My body moves in water more like thick, embroidery floss through a needlepoint canvas than a dolphin crossing oceans. I am not a proficient swimmer but water feels familiar and lap swimming is as much a spiritual practice for me as exercise. Only after completing a restless hour swimming on Monday the 15th did I become aware that day, July 15th, marked three months since I took my first steps on the shores of Scotland. I couldn’t settle into the present moment of water flowing over my shoulders, spilling down my spine, and splashing behind my kicking feet, but I didn’t know why. Instead I was distracted by the pain in my left leg that lingers since I fell hiking over two weeks ago; frustrated I can’t walk this land and reacquaint myself with these trees and hills. Distracted by strands of past conversations that dropped into my head, following them into thickets of brambles that poked and scratched me and serve no purpose but to hurt. Back and forth I swam, trying to release the distractions.
Once, when I had a yard, I bought a packet of wildflower seeds, a mix where you scatter them and wait to see what arises from the earth. Poppies, coreopsis, wallflowers, alyssum, phlox, flax…whatever would take hold. And in my garden I had plants I set into the soil with specific intention. Roses, daffodils, lavender. This sojourn has been a scattering of seeds and in the center was the planting of one intention-to return some of my mother’s cremains to the land of her birth. Last week in the company of her two remaining cousins, I offered her back to the land. My mother-a beautiful English rose.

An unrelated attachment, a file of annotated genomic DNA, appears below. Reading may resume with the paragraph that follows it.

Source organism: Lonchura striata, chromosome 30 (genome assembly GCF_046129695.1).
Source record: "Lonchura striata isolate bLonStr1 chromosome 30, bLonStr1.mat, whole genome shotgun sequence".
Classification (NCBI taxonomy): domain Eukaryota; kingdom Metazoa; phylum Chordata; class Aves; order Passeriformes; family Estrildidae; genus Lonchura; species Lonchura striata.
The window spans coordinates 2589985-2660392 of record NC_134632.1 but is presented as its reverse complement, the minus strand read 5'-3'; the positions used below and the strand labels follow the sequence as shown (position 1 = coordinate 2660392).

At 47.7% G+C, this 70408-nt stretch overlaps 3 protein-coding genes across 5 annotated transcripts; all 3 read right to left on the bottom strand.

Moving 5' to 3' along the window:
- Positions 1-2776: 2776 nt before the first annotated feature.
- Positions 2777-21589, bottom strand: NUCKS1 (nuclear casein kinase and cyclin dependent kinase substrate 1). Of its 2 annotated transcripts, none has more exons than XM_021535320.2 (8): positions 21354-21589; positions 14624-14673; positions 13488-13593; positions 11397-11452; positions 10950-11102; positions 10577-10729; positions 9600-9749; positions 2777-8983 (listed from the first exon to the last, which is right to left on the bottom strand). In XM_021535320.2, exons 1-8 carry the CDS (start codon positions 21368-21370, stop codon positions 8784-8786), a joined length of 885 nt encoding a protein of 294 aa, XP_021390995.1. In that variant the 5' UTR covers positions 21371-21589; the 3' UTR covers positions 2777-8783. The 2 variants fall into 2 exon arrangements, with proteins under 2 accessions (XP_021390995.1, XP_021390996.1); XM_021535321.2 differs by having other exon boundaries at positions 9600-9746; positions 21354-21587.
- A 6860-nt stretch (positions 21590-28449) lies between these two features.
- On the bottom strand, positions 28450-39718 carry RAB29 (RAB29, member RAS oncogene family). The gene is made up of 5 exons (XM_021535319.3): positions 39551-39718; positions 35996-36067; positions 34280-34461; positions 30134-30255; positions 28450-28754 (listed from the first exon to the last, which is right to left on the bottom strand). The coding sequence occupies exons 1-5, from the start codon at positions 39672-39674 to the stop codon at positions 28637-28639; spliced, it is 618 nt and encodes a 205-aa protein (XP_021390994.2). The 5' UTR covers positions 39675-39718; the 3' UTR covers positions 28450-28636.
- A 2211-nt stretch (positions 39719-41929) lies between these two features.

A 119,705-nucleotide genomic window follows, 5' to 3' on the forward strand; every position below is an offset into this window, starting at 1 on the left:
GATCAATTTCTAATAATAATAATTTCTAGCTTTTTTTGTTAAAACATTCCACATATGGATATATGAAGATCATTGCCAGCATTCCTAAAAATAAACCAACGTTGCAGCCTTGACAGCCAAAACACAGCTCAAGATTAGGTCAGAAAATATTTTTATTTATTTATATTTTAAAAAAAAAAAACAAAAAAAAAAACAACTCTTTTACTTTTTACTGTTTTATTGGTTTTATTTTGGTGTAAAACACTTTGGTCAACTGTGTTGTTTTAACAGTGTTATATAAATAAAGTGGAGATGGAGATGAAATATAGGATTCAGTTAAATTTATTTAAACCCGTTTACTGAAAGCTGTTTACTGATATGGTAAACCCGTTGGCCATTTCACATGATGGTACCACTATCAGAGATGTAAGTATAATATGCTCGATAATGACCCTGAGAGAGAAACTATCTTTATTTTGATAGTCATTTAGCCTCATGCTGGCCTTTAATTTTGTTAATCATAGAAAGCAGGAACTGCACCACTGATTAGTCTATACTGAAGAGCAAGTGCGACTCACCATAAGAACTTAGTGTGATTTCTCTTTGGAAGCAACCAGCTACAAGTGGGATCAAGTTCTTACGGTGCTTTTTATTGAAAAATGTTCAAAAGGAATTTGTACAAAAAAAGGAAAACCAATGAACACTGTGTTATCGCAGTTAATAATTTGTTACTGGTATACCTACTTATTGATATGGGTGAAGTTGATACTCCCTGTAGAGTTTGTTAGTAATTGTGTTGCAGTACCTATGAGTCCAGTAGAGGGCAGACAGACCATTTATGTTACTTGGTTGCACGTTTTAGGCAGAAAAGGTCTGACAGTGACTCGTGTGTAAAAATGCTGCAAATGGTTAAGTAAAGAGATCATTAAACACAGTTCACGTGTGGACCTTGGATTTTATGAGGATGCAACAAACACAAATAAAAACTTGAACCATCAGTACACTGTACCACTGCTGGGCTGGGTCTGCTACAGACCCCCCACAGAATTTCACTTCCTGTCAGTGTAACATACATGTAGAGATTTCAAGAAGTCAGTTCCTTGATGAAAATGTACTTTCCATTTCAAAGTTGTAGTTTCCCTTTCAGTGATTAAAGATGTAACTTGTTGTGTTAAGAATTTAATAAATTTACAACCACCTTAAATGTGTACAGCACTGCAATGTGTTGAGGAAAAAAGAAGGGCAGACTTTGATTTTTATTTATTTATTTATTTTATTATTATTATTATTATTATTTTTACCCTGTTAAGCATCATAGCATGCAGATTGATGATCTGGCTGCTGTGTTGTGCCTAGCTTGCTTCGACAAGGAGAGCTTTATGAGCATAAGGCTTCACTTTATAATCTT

“What can you teach me?” I ask this question to the rocks and stones I meet on my sojourn. To hear even the faintest reply I must slow my inner clock to ancient time. To liminal time. For the souls that reside in the salt-and-pepper speckled gneiss, the chalkboard black slate, the meringue layers of limestone, and pigeon grays of common igneous hued surfaces I tread on, caress, sit and lean upon speak an unfamiliar language. I have felt an intimate connection with rock and stone during this sojourn. In the wild places, I place my hand against a rock face and wait. Sometimes the warmth of sun fills my palm, or the cool of shadow absorbs into my skin. Rough edges prod my fingertips to ask deeper questions. “What edges of yours need smoothing?” Or “Are those rough edges part of a wildness you need to keep?” Many of the rocks have facial features, as if they are trying to communicate in way we can understand if only we would stand still for a moment longer.
The long flight to Amsterdam was offset by periods sleep. Being able to recline almost to horizontal with a blanket and pillows allowed sprinkles of dreams to dot my inner landscape and I saw dragons flying alongside the plane, watching over us all. The reverberation of the Friday night blessing still lingered in my body and Loreena McKennitt’s song, Ancient Pines, echoed in the background. I was at peace. When awake, Jamie, the flight attendant, would offer a warm wash cloth, snack, or other kindness and I kept saying “thank you, thank you, thank you.”
My pace was smooth and measured. I matched my breath to my footfalls. Breath—we all breathe the same air. How does air quality not concern us all? In. Out. Toward center—my interior. Questions arise. What is my responsibility? Long stretch of path on the outer edge—my exterior. How do I join with others? And so it went as I considered the resource of air. And then my feet pressed to the ground. Earth. Our forests. And images of my beloved ocean. Water. Air, earth, water. Three of the vital elements for our lives, all our lives, in order to be sustained.